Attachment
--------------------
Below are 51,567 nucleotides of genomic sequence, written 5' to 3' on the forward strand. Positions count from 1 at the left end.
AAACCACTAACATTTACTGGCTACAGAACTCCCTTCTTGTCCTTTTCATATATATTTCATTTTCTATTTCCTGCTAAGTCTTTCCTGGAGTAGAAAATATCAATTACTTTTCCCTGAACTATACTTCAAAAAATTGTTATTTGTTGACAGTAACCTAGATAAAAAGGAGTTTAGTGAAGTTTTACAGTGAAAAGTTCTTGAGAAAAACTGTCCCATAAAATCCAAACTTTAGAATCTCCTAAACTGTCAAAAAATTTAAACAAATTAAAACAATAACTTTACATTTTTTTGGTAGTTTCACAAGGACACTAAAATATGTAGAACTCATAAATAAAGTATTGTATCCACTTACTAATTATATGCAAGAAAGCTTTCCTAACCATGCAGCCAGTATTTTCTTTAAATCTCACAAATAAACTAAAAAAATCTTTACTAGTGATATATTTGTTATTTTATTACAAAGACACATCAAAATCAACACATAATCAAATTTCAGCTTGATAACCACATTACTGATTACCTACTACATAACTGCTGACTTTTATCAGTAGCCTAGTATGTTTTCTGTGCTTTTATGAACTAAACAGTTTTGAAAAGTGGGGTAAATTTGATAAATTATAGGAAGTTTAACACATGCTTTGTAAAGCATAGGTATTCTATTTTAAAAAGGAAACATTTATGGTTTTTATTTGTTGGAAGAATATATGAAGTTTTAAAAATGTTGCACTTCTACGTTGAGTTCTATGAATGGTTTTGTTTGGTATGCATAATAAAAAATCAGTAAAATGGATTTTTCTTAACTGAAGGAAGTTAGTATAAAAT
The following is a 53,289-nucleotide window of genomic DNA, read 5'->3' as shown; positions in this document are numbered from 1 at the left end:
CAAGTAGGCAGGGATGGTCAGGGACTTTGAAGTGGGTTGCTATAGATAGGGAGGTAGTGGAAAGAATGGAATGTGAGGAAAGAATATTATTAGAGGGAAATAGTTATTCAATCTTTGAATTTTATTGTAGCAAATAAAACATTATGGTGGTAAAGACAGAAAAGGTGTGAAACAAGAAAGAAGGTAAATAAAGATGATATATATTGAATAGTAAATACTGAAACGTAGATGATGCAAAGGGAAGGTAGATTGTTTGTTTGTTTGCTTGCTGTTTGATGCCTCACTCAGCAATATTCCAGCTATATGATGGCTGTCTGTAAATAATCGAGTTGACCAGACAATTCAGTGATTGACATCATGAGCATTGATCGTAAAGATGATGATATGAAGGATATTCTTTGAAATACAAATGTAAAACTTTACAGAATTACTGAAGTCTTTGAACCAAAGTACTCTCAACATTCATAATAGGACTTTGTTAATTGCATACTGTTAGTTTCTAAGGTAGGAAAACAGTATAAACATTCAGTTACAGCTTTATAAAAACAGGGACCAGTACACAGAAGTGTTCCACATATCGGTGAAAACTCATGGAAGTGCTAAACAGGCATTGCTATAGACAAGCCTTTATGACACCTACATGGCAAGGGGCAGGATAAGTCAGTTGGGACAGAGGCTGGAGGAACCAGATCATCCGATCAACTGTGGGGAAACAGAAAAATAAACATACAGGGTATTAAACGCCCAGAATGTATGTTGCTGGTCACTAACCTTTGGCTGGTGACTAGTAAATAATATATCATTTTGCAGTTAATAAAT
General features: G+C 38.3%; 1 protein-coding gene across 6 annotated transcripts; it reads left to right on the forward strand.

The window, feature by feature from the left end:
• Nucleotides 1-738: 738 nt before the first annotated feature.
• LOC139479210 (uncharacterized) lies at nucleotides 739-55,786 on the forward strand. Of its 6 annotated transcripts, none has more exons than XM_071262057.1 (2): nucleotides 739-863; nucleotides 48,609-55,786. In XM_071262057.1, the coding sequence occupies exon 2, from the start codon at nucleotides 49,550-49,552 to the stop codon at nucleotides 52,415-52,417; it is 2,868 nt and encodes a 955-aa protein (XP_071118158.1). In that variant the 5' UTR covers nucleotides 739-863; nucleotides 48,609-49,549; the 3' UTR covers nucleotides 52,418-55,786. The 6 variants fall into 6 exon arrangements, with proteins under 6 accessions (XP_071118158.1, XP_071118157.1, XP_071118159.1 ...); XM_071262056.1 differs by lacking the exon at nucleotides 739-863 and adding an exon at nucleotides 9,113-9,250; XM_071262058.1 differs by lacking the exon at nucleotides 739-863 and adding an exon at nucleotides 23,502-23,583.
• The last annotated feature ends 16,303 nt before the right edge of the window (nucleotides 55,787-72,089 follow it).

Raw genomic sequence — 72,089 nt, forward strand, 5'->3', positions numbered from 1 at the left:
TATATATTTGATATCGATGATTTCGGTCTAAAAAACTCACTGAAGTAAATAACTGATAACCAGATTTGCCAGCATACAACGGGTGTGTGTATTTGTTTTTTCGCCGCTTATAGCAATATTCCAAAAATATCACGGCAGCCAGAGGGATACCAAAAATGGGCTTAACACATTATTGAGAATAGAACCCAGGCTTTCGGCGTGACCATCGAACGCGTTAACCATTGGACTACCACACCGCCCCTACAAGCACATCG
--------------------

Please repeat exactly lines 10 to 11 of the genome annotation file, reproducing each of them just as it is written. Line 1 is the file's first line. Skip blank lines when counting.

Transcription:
Raw genomic sequence — 72,089 nt, forward strand, 5'->3', positions numbered from 1 at the left:
TATATATTTGATATCGATGATTTCGGTCTAAAAAACTCACTGAAGTAAATAACTGATAACCAGATTTGCCAGCATACAACGGGTGTGTGTATTTGTTTTTTCGCCGCTTATAGCAATATTCCAAAAATATCACGGCAGCCAGAGGGATACCAAAAATGGGCTTAACACATTATTGAGAATAGAACCCAGGCTTTCGGCGTGACCATCGAACGCGTTAACCATTGGACTACCACACCGCCCCTACAAGCACATCG